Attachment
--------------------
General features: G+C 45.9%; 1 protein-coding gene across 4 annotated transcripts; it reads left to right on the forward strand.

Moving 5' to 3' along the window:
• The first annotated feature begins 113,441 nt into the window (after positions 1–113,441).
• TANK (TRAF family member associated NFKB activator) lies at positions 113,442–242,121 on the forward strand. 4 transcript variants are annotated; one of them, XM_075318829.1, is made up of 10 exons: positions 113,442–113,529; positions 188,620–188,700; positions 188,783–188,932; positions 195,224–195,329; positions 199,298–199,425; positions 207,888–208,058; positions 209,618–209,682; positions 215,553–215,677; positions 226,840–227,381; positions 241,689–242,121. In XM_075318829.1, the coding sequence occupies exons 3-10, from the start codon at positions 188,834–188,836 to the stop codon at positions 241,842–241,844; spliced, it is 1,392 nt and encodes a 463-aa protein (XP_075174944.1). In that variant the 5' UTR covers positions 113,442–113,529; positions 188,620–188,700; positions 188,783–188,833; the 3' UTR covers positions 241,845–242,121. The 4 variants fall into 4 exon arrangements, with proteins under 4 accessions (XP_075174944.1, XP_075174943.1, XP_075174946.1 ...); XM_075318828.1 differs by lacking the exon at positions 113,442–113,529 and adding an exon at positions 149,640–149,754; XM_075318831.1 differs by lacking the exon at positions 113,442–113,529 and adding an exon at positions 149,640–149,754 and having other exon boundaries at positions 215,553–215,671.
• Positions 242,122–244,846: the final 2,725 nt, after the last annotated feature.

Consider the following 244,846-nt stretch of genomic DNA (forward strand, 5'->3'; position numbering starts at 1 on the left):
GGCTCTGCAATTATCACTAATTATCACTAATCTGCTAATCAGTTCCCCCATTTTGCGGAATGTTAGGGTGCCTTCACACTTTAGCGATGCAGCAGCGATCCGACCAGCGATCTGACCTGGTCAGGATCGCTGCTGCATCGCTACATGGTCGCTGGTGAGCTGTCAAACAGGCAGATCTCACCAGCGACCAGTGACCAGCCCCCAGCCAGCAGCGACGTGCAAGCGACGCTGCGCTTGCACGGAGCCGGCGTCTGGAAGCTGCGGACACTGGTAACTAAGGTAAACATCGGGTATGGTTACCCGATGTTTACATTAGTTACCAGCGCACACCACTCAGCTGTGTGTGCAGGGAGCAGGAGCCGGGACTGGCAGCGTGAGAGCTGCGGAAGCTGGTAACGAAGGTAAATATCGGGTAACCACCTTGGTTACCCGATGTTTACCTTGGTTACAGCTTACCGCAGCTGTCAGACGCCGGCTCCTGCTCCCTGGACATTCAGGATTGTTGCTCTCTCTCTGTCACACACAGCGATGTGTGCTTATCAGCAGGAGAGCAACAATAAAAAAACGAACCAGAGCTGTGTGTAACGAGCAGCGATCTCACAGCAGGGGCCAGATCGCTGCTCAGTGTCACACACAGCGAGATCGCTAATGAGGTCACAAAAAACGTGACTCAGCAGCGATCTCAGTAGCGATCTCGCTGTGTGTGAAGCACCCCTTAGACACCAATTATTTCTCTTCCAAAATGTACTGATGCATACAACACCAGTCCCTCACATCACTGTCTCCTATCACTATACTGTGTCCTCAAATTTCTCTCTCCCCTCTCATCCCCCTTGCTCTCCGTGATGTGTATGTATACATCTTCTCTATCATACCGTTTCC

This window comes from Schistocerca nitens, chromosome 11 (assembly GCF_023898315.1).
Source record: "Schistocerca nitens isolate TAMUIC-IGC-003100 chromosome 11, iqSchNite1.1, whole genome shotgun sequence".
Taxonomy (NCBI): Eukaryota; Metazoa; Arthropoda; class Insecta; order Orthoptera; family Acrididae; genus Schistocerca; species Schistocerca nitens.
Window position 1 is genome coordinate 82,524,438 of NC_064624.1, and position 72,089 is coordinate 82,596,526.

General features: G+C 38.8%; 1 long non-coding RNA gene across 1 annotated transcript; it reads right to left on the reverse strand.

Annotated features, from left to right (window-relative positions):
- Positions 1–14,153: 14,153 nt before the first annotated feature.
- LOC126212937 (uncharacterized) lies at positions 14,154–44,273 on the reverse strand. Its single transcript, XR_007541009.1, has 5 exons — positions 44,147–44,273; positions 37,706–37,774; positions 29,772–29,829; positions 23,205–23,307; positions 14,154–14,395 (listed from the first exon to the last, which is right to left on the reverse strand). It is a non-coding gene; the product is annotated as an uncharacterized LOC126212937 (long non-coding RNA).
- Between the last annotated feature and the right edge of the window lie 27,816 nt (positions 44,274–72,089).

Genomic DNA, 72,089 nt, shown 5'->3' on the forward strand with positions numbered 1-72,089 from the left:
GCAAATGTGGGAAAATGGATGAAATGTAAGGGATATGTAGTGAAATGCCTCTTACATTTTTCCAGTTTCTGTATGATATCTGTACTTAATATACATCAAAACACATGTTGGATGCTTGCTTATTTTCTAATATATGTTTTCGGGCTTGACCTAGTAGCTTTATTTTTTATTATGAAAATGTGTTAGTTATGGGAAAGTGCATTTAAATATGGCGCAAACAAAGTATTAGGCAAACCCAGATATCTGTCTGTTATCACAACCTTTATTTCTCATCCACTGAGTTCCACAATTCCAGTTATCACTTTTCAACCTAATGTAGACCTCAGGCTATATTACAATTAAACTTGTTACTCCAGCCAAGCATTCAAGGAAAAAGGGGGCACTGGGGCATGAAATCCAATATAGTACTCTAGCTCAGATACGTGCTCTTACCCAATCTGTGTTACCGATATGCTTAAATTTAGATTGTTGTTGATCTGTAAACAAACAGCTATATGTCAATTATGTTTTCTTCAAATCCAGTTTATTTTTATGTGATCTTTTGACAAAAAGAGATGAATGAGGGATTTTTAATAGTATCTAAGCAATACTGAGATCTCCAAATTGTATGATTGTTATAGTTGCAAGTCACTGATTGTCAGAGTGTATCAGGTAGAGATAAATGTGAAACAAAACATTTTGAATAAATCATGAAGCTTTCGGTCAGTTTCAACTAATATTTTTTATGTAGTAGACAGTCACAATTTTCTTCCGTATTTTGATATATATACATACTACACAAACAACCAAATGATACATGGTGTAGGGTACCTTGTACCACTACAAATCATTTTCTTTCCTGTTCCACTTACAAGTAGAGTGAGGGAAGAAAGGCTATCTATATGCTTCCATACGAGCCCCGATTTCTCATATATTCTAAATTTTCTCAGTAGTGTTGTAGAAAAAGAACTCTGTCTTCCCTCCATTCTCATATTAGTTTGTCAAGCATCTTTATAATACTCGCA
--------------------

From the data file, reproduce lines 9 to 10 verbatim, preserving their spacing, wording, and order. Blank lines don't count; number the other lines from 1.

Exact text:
Source record: "Schistocerca nitens isolate TAMUIC-IGC-003100 chromosome 11, iqSchNite1.1, whole genome shotgun sequence".
Taxonomy (NCBI): Eukaryota; Metazoa; Arthropoda; class Insecta; order Orthoptera; family Acrididae; genus Schistocerca; species Schistocerca nitens.